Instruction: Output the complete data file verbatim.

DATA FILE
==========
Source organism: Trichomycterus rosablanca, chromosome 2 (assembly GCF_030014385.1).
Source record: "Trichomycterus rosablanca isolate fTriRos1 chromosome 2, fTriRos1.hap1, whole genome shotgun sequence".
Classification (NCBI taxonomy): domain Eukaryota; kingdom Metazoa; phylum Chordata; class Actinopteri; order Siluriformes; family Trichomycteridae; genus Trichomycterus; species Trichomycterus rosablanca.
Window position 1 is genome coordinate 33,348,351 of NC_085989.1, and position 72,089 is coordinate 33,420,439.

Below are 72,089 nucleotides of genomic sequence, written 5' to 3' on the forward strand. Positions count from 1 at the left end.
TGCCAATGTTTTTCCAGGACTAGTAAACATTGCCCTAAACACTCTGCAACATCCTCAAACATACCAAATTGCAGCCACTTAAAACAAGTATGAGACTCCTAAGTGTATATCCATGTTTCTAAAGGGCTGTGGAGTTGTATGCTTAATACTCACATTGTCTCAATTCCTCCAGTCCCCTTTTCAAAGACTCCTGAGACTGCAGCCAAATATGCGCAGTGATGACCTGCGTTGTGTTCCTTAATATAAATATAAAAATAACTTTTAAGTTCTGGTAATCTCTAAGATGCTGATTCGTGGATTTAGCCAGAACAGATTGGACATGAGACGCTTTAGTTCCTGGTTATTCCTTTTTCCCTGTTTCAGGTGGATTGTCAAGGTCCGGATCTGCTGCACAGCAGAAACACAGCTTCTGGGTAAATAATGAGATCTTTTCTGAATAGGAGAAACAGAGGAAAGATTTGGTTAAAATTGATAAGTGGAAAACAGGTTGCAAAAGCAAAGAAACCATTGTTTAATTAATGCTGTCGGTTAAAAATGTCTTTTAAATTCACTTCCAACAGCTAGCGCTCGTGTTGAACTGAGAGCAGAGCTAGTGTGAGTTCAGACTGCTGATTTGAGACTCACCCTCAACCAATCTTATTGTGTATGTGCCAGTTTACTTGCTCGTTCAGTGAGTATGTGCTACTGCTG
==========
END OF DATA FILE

Source organism: Trichomycterus rosablanca, chromosome 2 (assembly GCF_030014385.1).
Source record: "Trichomycterus rosablanca isolate fTriRos1 chromosome 2, fTriRos1.hap1, whole genome shotgun sequence".
Classification (NCBI taxonomy): domain Eukaryota; kingdom Metazoa; phylum Chordata; class Actinopteri; order Siluriformes; family Trichomycteridae; genus Trichomycterus; species Trichomycterus rosablanca.
Window position 1 is genome coordinate 33,348,351 of NC_085989.1, and position 72,089 is coordinate 33,420,439.

Below are 72,089 nucleotides of genomic sequence, written 5' to 3' on the forward strand. Positions count from 1 at the left end.
TGCCAATGTTTTTCCAGGACTAGTAAACATTGCCCTAAACACTCTGCAACATCCTCAAACATACCAAATTGCAGCCACTTAAAACAAGTATGAGACTCCTAAGTGTATATCCATGTTTCTAAAGGGCTGTGGAGTTGTATGCTTAATACTCACATTGTCTCAATTCCTCCAGTCCCCTTTTCAAAGACTCCTGAGACTGCAGCCAAATATGCGCAGTGATGACCTGCGTTGTGTTCCTTAATATAAATATAAAAATAACTTTTAAGTTCTGGTAATCTCTAAGATGCTGATTCGTGGATTTAGCCAGAACAGATTGGACATGAGACGCTTTAGTTCCTGGTTATTCCTTTTTCCCTGTTTCAGGTGGATTGTCAAGGTCCGGATCTGCTGCACAGCAGAAACACAGCTTCTGGGTAAATAATGAGATCTTTTCTGAATAGGAGAAACAGAGGAAAGATTTGGTTAAAATTGATAAGTGGAAAACAGGTTGCAAAAGCAAAGAAACCATTGTTTAATTAATGCTGTCGGTTAAAAATGTCTTTTAAATTCACTTCCAACAGCTAGCGCTCGTGTTGAACTGAGAGCAGAGCTAGTGTGAGTTCAGACTGCTGATTTGAGACTCACCCTCAACCAATCTTATTGTGTATGTGCCAGTTTACTTGCTCGTTCAGTGAGTATGTGCTACTGCTG